Morning is how we heal, how we grow, how we find the stength to live.
Be safe. Keep hope alive, even when it stings.
And good night, Night Vale.
They came to the Central Square, which was ironically a very large circle, with a crowd packed in a wide ring around the circle, being held into place by several soldiers in full ceremonial armor. To Lucas’ right, behind the crowd, were the steps leading up to the closed double doors of the Grand Cathedral. Straight ahead, a path led from the circle up the cobblestoned street toward the castle, and as just as Lucas had settled on a spot where he could see through the crowd relatively well, Rex had started pushing his way through the crowd, a hand clasped around Hephaestion’s wrist, who in turn grabbed Eric as he was pulled along, and Lucas was nearly yanked by Eric into the crowd.
Lucas and the others came out at the front, standing at the edge of the ring. Lucas looked ahead toward the road leading to the palace and he could see them.
The sunset had reached it’s apex and the golden light illuminated The Virgins, who were strolling toward the square in two neat single file lines, probably about fourteen in all. They wore long, flowing gowns of fine silk, in pastel colors of robin’s egg blue, canary yellow, pale lavender, and many other colors. No two gowns were alike, and they each wore about their heads fine silk veils, through which their well-kept hair could be seen and their faces could be detected, though the features were always difficult to discern. Lucas had seen this garb before, worn by the Virgin of New Alexandria, who he assumed was among the procession, though even as they approached it was difficult to tell them apart. The hues of their hair could be detected, and the veil was thin around the area where their eyes peered out, and their eyes could be seen well when approached up close, though approaching a Virgin was an honor that had to be bewstowed.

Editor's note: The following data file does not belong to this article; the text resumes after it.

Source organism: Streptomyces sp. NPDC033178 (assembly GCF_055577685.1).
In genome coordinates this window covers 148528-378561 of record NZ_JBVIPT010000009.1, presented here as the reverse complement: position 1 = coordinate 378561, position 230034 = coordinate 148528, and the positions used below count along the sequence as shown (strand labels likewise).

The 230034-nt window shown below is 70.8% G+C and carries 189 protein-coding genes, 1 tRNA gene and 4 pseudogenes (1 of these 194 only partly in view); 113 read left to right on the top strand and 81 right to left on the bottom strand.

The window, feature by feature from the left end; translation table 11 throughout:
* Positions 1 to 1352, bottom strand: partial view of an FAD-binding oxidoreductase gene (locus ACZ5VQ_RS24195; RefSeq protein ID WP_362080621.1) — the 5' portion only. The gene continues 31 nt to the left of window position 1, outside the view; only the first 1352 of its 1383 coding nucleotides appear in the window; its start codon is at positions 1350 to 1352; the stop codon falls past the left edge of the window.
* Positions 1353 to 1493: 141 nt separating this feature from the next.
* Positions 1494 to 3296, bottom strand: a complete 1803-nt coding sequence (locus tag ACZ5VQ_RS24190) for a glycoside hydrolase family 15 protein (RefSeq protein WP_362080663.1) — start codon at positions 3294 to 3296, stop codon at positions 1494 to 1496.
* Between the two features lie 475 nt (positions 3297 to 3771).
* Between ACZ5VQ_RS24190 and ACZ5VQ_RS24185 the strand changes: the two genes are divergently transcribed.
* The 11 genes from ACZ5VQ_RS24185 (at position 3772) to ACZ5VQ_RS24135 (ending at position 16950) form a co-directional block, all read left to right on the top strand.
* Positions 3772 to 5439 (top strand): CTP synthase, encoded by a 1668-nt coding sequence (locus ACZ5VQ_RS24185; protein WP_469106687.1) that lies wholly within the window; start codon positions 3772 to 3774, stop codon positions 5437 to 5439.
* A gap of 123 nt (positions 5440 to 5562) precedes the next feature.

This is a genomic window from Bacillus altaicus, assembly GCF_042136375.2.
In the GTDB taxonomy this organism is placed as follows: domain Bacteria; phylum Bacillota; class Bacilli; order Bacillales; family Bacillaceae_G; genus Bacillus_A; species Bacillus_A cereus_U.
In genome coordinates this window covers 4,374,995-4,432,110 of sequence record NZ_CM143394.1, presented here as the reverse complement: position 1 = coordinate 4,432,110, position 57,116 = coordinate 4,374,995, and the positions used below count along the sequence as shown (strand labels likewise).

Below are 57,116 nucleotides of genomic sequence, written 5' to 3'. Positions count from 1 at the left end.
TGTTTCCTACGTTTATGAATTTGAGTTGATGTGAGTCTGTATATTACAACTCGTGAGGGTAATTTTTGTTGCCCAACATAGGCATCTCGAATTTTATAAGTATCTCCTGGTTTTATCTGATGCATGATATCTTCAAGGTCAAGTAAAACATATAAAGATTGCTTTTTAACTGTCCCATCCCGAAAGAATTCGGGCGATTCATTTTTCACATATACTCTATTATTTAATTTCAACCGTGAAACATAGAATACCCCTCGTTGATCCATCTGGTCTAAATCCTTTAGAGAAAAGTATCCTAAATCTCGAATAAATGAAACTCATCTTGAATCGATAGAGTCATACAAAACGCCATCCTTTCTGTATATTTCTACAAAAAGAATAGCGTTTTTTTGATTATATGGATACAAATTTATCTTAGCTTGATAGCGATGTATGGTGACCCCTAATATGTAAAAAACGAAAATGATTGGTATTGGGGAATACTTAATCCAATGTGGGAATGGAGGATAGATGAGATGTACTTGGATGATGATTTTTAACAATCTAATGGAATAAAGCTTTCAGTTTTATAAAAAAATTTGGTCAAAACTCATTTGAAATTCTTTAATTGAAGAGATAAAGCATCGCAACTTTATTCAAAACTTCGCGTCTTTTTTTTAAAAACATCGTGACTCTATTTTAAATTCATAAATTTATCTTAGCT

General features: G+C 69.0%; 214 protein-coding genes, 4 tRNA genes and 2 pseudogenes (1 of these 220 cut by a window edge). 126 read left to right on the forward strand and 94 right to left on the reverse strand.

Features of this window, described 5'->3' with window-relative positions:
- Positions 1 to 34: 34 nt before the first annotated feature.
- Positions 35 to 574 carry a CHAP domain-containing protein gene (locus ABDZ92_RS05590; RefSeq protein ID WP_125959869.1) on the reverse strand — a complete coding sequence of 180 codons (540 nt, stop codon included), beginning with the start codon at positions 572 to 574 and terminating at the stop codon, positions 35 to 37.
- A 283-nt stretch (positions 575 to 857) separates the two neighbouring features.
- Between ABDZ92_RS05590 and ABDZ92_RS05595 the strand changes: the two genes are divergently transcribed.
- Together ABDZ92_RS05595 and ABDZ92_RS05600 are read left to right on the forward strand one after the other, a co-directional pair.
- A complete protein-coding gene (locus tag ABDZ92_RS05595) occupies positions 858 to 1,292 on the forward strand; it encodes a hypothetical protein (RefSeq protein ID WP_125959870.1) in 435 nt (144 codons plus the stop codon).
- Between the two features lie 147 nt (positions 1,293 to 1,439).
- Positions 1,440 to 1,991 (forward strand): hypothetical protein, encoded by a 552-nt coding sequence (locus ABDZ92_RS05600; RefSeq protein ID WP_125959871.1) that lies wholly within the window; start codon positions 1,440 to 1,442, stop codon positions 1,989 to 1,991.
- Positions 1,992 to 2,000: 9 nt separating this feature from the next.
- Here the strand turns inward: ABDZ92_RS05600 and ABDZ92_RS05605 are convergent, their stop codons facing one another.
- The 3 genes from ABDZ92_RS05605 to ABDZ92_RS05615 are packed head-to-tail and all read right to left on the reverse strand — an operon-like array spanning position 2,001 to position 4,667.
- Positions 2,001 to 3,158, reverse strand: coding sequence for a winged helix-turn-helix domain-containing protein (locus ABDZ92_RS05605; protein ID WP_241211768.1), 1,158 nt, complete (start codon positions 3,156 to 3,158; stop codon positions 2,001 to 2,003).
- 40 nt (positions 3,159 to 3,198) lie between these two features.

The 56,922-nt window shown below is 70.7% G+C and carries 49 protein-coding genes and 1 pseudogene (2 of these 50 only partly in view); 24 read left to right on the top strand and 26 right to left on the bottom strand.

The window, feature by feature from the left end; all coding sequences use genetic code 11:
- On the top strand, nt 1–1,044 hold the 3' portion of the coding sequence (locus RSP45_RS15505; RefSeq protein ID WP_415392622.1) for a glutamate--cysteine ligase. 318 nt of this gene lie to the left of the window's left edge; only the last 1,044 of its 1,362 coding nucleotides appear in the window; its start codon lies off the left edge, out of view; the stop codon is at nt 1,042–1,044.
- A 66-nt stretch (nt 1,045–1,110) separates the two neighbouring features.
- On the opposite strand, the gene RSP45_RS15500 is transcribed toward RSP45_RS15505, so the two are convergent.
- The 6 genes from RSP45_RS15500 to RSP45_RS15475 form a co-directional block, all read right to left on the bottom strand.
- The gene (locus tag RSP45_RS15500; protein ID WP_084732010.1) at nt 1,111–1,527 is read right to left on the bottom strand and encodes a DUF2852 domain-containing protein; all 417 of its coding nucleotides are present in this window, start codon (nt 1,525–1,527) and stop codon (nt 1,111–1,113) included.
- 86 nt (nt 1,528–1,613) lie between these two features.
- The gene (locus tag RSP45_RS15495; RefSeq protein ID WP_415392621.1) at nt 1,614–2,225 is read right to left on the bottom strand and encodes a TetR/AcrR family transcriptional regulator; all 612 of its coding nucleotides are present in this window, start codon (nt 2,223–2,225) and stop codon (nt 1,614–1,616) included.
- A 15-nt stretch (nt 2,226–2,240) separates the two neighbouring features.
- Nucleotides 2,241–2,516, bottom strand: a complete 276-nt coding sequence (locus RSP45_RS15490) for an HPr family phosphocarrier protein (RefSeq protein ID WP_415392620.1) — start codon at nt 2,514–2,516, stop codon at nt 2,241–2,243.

Their flowing gowns gave the appearance that they were actually floating toward the Central Square, rather than walking. As they filed into the wide circle, they poured like flowing water to the edges of the circle, and began to move their arms and legs in a slow dance, and at the very back of the procession, a Virgin much older than the others, in a gown and veil of pure white, strolled to the center of the circle. The crowd recognized her and there were a few hushed whispers: this was the Grand Virgin. She knelt down and placed her hands together in silent prayer, bowing her head.
A hush had fallen over the crowd as the Virgins danced, their long sleeves and billowing gowns fluttering in the breeze as they twirled silently, beneath the silk could be seen the universally white garments beneath, hugging tight to their slim bodies. There was no music, no drum playing, but they all seemed to be moving together to the same rhythm, and silence fell heavier and heavier as the dance continued. The men and women watched spellbound as they danced around the edge of the ring.